Re: QCX + Microcontroller #problem

Mike Easterbrook

My QCX is running on 6x1.5 v AAA and LCD is fine

On Sun, 16 Aug 2020, 23:20 Christopher Broholm, <kc3mgf@...> wrote:
I don’t have an oscilloscope so I feel a little limited in the amount of testing I can do. I do have a multi-meter though but I’m not sure how useful that is. I’ve checked and fixed a few solder joints here and there but still no luck. Could it be that I’m supplying it with 9v rather than the recommended 12v? 

On Aug 15, 2020, at 18:00, Arv Evans <arvid.evans@...> wrote:

Something is causing the LCD to not be initialized.  It could be a bad solder joint,
something shorted, a defective LCD, a defective component, a component installed
wrong, or in the wrong place.  It could even be bad power.

Detailed analysis of what does work versus what does not work is suggested.  This
would involve as much testing as you have test equipment to perform.  A chart of
what tests you have performed could help avoid repeating the same tests later.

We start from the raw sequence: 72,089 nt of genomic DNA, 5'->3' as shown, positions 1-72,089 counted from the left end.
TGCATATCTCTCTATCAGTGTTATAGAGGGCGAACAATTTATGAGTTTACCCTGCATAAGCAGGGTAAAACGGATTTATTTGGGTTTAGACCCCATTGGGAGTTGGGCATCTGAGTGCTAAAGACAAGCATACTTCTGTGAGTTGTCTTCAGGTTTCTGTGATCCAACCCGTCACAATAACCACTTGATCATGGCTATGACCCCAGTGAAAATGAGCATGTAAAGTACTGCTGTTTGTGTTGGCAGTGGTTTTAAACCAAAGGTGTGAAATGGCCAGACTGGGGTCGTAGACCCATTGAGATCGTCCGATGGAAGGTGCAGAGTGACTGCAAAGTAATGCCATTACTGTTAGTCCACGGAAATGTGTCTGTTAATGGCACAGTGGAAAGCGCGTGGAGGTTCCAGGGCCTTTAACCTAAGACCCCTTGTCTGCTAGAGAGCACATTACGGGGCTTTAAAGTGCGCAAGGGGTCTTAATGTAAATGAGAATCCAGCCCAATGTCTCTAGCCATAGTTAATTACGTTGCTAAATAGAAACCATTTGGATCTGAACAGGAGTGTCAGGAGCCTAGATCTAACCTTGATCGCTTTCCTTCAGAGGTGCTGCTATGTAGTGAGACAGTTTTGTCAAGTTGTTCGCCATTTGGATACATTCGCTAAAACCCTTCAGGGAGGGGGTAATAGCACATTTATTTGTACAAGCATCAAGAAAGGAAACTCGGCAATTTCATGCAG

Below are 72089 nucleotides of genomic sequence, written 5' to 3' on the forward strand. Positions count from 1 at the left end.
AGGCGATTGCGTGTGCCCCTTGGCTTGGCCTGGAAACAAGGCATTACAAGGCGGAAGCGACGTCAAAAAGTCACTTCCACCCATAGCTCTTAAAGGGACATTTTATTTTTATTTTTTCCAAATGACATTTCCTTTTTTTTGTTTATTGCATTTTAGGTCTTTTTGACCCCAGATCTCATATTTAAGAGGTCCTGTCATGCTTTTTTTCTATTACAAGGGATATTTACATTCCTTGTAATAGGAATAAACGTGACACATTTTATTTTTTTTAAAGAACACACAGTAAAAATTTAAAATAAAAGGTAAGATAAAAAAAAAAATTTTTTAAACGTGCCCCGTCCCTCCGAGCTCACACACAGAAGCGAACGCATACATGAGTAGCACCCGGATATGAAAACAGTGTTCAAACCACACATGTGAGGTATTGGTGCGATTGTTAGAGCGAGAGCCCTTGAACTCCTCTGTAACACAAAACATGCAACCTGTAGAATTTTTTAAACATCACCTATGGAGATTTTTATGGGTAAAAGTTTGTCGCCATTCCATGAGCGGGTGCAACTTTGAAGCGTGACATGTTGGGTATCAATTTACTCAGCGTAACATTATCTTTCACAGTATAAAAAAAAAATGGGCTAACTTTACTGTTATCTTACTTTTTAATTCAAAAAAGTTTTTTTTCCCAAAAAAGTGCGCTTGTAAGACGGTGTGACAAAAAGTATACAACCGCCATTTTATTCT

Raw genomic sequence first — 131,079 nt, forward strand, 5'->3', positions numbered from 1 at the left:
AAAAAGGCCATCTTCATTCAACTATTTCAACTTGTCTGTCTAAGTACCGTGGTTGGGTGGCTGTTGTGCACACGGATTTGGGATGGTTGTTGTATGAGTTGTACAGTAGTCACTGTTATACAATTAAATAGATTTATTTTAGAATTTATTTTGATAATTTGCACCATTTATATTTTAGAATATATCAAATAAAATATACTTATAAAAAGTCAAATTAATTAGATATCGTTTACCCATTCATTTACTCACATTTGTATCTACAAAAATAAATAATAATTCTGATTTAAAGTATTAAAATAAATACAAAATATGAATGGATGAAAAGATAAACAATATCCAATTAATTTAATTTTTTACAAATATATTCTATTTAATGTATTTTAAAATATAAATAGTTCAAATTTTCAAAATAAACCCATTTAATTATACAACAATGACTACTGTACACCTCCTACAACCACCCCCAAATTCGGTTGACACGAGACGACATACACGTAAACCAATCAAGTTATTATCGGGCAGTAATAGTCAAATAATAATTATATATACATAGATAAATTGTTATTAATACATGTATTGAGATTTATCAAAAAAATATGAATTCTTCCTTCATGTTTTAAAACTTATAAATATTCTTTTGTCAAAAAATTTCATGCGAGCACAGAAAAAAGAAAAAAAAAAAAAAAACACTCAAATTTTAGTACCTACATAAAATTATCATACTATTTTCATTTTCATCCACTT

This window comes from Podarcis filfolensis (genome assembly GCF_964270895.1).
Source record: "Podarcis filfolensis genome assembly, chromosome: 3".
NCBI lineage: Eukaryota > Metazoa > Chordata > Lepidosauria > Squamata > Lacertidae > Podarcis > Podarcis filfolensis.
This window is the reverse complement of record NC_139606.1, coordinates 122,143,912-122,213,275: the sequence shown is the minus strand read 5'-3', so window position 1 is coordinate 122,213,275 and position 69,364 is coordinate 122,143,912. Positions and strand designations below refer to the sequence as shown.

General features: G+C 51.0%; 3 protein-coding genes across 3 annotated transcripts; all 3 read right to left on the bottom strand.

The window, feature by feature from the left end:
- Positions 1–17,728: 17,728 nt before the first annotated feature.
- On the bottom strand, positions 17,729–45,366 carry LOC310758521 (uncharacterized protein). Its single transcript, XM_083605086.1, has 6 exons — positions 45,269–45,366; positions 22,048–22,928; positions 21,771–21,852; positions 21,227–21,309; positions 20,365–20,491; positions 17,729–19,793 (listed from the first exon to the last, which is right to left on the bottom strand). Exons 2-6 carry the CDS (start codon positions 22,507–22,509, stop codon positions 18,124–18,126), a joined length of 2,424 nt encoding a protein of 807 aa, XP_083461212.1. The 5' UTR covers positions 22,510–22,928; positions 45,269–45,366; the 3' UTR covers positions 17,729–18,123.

Electronics circuits that fail require a well thought out procedure to determine what
works and what does not work.  Sometimes it can be even more involved than was
the original design.

I would start by using the schematic to locate all places where power is fed to a
component and document the power at each location.  Next check the voltage
at each pin of the LCD to insure that each lead that should be getting data is
getting data during the initialization phase.  An oscilloscope is useful here, but
a DVM can also be used to look for voltage changes to indicate that data is flowing.

It might be a waste of time and money to replace components before you have
definitely proven them to be defective.


On Sat, Aug 15, 2020 at 3:34 PM Christopher Broholm <kc3mgf@...> wrote:
So today I finished building my first QCX+ aaaaand it didn’t work. The good thing is that I’m pretty sure I know why. The problem is that I soldered the IC2 microcontroller chip straight on the board (without the socket.) Now when I turn it on, I just have the top row of solid blocks. My question is this: Am I right in thinking it’s the microcontroller being soldered straight on the board without the socket that’s the problem/it’s damaged? The second question is: Is it salvageable? Would I theoretically be able to buy a new IC2 chip, remove the old one,  install it correctly with the socket this time? I’m really hoping it’s just a matter of replacing the IC2 microcontroller and not a matter of rebuilding it D:


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